In order to manipulate the cells, genetic material / nucleic acid is artificially introduced into the cells by using specific carriers / vectors. This process is known as transfection. It does not use viral components for transfection and are aimed at circumventing the challenges, such as inflammation, immunogenicity and non-specific transduction, associated with viral vectors. Such processes are called non viral transfection methods which incorporate the utilization of a non viral transfection reagent.
Given the limitations of viral transfection as well as the apparent immunogenicity and cytotoxicity concerns associated with the AAV vectors, demand for alternative gene drug vehicles is increasing. In fact, non viral vectors are significantly less expensive than their virus-based counterparts, implying the potential for use in the development of more affordable products in the gene therapy market.
Current Market for Non Viral Transfection Reagent and Systems Developers
Close to 65% of non viral transfection reagent and systems developers are headquartered in North America. Of these, around 60% of these players are well established players.
According to findings, majority of the potential strategic partner in this field are headquartered in North America.
Currently, highest number of patent for non-viral transfection reagents and systems is filed in North America region. And majority of these applicants are non-academic players.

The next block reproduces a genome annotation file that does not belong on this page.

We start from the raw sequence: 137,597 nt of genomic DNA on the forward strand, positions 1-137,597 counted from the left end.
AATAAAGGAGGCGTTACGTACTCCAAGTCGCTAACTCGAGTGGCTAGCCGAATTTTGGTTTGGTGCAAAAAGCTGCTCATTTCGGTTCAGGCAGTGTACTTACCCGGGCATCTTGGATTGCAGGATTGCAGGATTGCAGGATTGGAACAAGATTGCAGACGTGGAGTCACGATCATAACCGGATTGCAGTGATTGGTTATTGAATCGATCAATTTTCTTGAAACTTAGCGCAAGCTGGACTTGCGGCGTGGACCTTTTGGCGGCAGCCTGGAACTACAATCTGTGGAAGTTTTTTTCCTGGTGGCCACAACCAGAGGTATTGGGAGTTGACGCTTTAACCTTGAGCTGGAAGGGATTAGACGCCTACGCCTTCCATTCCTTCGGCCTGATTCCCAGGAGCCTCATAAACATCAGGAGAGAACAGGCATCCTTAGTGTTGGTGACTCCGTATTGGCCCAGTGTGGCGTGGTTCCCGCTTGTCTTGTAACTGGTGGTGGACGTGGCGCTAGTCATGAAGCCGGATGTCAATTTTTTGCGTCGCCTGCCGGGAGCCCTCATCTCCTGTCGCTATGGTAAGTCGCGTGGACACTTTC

More than 60 players across the globe are developing / have developed a variety of these reagents and systems. Of these, close to 22% players are well established players and around 55% are small players (with employee base of 11-50).
Over 860 patents have been filed, across the globe, since 2017. Of these, ~500 patents were filed in North America. Further, 31% of the patents were granted and remaining 69% were patent applications.
450+ publications have been published over last few years. Of these, more than 50% of the articles were research articles. It is worth highlighting that, majority of the articles were published by Multidisciplinary Digital Publishing Institute.
Of these, 80% were collaborations-based initiatives. More than 50% of the collaborations were focused on research and development of novel non-viral transfection reagents.